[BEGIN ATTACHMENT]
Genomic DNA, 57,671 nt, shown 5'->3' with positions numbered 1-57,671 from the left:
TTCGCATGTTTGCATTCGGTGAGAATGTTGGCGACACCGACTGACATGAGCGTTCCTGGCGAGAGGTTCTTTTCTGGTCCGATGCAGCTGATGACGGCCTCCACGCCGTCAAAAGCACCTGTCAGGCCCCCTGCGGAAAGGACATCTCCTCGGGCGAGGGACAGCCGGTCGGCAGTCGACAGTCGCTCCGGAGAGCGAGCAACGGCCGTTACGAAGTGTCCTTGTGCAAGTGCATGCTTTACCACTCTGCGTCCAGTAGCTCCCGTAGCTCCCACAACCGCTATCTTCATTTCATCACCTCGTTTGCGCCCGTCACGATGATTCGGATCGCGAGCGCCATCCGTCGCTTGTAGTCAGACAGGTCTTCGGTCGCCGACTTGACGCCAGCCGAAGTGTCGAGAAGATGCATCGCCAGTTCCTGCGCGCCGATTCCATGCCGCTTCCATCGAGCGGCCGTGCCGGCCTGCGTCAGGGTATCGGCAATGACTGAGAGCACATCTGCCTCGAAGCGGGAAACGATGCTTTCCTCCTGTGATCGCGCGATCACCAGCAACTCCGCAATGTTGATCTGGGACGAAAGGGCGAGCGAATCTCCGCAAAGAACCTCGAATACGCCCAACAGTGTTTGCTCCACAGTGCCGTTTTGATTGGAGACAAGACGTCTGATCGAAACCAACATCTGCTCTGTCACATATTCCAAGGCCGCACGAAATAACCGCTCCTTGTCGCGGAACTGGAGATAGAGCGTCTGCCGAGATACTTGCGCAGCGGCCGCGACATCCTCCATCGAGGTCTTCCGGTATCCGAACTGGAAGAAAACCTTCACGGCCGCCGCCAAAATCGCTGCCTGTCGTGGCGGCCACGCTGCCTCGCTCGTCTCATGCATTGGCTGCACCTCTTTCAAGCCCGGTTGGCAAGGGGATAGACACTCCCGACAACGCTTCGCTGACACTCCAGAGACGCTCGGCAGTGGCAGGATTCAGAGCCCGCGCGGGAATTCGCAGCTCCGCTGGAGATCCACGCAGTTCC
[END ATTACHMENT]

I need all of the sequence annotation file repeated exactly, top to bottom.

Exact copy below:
Genomic DNA, 57,671 nt, shown 5'->3' with positions numbered 1-57,671 from the left:
TTCGCATGTTTGCATTCGGTGAGAATGTTGGCGACACCGACTGACATGAGCGTTCCTGGCGAGAGGTTCTTTTCTGGTCCGATGCAGCTGATGACGGCCTCCACGCCGTCAAAAGCACCTGTCAGGCCCCCTGCGGAAAGGACATCTCCTCGGGCGAGGGACAGCCGGTCGGCAGTCGACAGTCGCTCCGGAGAGCGAGCAACGGCCGTTACGAAGTGTCCTTGTGCAAGTGCATGCTTTACCACTCTGCGTCCAGTAGCTCCCGTAGCTCCCACAACCGCTATCTTCATTTCATCACCTCGTTTGCGCCCGTCACGATGATTCGGATCGCGAGCGCCATCCGTCGCTTGTAGTCAGACAGGTCTTCGGTCGCCGACTTGACGCCAGCCGAAGTGTCGAGAAGATGCATCGCCAGTTCCTGCGCGCCGATTCCATGCCGCTTCCATCGAGCGGCCGTGCCGGCCTGCGTCAGGGTATCGGCAATGACTGAGAGCACATCTGCCTCGAAGCGGGAAACGATGCTTTCCTCCTGTGATCGCGCGATCACCAGCAACTCCGCAATGTTGATCTGGGACGAAAGGGCGAGCGAATCTCCGCAAAGAACCTCGAATACGCCCAACAGTGTTTGCTCCACAGTGCCGTTTTGATTGGAGACAAGACGTCTGATCGAAACCAACATCTGCTCTGTCACATATTCCAAGGCCGCACGAAATAACCGCTCCTTGTCGCGGAACTGGAGATAGAGCGTCTGCCGAGATACTTGCGCAGCGGCCGCGACATCCTCCATCGAGGTCTTCCGGTATCCGAACTGGAAGAAAACCTTCACGGCCGCCGCCAAAATCGCTGCCTGTCGTGGCGGCCACGCTGCCTCGCTCGTCTCATGCATTGGCTGCACCTCTTTCAAGCCCGGTTGGCAAGGGGATAGACACTCCCGACAACGCTTCGCTGACACTCCAGAGACGCTCGGCAGTGGCAGGATTCAGAGCCCGCGCGGGAATTCGCAGCTCCGCTGGAGATCCACGCAGTTCC